There is one obvious flaw with this theory, in that if the brain has degraded, and been unable to “host” a soul for many years, how come it can suddenly do so shortly before death, when not only are cognitive functions gone, but control of the nervous system is on the brink of collapse? I don’t have a definitive answer for that, but given the fact that the whole concept of the soul is in itself beyond natural explanation, it is possible to conceive of some means by which it can wrest control of the mess that its host has become and communicate one last time.
Knowing how Aricept works, one of the few drugs that delays the onset of dementia symptoms, I can see how this is possible. Patients who are on Aricept have the same physical brain as those who are not, and yet they have better cognitive function. This is explained by the fact that Aricept, and other dementia treatments, while not treating the underlying disease, stimulate the release of excess neurotransmitters, essentially supercharging the brain that is left (some med students have been known to take Aricept before exams as it has been proven to enhance memory function). So while patients on Aricept have less brain than they had prior to the onset of Alzheimer’s, they are sometimes able to function as well as before. There is a catch, as I know is coming with my father, and it is known as the Aricept cliff. At some point, and the timing is entirely unpredictable, the drug is no longer able to mask the underlying pathology. The whole time the patient is taking Aricept the brain has continued to degenerate at the same pace as someone who has not been treated, and at some point just boosting neurotransmitters alone is no longer enough and there are insufficient neurons left to make meaningful connections. The disease then suddenly catches up, and in some cases years of degeneration are unmasked in a matter of months.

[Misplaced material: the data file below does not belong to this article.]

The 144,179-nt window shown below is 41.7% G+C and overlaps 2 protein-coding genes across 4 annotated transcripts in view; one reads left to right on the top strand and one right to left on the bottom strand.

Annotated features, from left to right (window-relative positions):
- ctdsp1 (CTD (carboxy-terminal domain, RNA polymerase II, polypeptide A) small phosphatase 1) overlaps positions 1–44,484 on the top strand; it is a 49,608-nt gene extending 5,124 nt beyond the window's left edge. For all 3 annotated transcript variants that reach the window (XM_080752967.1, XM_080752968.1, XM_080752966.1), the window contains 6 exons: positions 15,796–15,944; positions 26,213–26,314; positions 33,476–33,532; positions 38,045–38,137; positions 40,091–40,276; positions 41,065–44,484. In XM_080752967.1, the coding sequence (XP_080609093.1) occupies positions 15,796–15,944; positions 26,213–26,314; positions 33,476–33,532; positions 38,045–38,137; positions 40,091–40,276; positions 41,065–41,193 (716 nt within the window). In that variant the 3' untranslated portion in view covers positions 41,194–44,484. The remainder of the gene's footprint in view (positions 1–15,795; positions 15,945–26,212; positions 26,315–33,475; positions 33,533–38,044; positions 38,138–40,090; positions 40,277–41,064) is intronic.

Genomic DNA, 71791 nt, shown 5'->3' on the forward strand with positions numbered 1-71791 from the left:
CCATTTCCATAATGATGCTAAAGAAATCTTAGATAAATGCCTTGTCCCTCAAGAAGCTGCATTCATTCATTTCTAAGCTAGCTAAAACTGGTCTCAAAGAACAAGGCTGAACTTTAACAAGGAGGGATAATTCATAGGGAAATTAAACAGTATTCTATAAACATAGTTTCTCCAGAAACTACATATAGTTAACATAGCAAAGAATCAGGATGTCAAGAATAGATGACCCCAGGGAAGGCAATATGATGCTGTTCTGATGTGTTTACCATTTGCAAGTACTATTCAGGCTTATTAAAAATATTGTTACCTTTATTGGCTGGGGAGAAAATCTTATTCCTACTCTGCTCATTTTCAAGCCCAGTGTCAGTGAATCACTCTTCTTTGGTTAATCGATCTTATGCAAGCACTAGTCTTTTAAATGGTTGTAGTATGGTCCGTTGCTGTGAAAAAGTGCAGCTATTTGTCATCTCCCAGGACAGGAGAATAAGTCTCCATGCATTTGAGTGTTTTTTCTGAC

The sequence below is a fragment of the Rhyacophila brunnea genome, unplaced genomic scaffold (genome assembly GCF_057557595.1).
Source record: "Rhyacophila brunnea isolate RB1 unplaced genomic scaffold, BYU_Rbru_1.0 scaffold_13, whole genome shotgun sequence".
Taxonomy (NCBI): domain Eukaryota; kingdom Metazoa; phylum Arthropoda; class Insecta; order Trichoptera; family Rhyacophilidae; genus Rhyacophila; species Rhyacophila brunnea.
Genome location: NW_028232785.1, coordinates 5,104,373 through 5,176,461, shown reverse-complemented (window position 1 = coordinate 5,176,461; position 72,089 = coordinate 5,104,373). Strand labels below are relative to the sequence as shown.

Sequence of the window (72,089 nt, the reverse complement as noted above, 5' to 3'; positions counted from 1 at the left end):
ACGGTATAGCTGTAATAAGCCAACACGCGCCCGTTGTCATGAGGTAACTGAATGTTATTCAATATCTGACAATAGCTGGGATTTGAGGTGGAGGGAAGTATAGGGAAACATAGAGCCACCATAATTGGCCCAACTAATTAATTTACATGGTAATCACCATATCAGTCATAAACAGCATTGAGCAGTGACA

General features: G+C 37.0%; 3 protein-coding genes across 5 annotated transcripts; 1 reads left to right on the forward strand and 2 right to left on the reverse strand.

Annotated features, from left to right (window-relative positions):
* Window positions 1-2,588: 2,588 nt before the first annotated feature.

Given this evidence that a drug can enhance brain function, it is entirely conceivable that the soul can too, perhaps by suddenly generating a massive boost of energy to fire up the last few working parts of the brain that are left and create this short period of lucidity. Who knows? Personally I believe the phenomenon is real, and I don’t believe that Alzheimer’s proves that the soul doesn’t exist. However, that is not what interested me most about the report that Tara produced, what really caught my attention was the excerpt below:
“Further studies need to be done on terminal lucidity to understand the phenomenon and all of its implications, Batthyany said. In a survey of 800 caregivers, only 32 responded. These 32 caregivers had cumulatively cared for 227 Alzheimer’s or dementia patients. About 10 percent of these patients had a sudden and brief return to lucidity”